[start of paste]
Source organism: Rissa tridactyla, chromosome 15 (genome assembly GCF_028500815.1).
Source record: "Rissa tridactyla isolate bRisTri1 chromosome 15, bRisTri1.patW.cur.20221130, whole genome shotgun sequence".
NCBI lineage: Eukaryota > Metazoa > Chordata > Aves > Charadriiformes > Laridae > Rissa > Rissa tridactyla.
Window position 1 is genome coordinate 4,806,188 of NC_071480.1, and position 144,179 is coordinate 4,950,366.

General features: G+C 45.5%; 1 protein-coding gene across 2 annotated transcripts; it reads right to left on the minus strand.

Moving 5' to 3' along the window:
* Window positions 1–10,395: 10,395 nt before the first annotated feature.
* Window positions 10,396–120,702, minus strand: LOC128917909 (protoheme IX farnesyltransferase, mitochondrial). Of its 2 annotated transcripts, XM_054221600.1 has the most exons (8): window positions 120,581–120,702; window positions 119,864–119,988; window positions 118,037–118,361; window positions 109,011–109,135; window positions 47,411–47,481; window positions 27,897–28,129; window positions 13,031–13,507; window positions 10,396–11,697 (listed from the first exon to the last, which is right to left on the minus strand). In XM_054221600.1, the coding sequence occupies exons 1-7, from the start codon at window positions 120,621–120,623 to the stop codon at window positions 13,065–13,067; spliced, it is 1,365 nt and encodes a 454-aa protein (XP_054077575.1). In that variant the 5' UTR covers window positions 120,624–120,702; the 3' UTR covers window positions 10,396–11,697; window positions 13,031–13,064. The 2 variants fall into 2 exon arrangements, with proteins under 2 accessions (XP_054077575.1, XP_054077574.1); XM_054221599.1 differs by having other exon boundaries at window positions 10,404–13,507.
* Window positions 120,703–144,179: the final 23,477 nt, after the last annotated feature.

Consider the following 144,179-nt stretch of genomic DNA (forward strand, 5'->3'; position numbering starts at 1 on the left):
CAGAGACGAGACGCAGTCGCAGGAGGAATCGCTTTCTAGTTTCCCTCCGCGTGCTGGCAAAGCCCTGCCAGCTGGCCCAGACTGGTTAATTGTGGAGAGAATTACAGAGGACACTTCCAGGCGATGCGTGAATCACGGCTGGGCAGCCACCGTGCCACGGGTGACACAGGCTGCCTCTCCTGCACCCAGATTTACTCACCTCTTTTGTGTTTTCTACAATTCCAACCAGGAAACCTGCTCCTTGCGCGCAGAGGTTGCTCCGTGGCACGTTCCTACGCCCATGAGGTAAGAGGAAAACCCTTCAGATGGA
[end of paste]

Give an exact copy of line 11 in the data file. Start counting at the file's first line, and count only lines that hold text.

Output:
CAGAGACGAGACGCAGTCGCAGGAGGAATCGCTTTCTAGTTTCCCTCCGCGTGCTGGCAAAGCCCTGCCAGCTGGCCCAGACTGGTTAATTGTGGAGAGAATTACAGAGGACACTTCCAGGCGATGCGTGAATCACGGCTGGGCAGCCACCGTGCCACGGGTGACACAGGCTGCCTCTCCTGCACCCAGATTTACTCACCTCTTTTGTGTTTTCTACAATTCCAACCAGGAAACCTGCTCCTTGCGCGCAGAGGTTGCTCCGTGGCACGTTCCTACGCCCATGAGGTAAGAGGAAAACCCTTCAGATGGA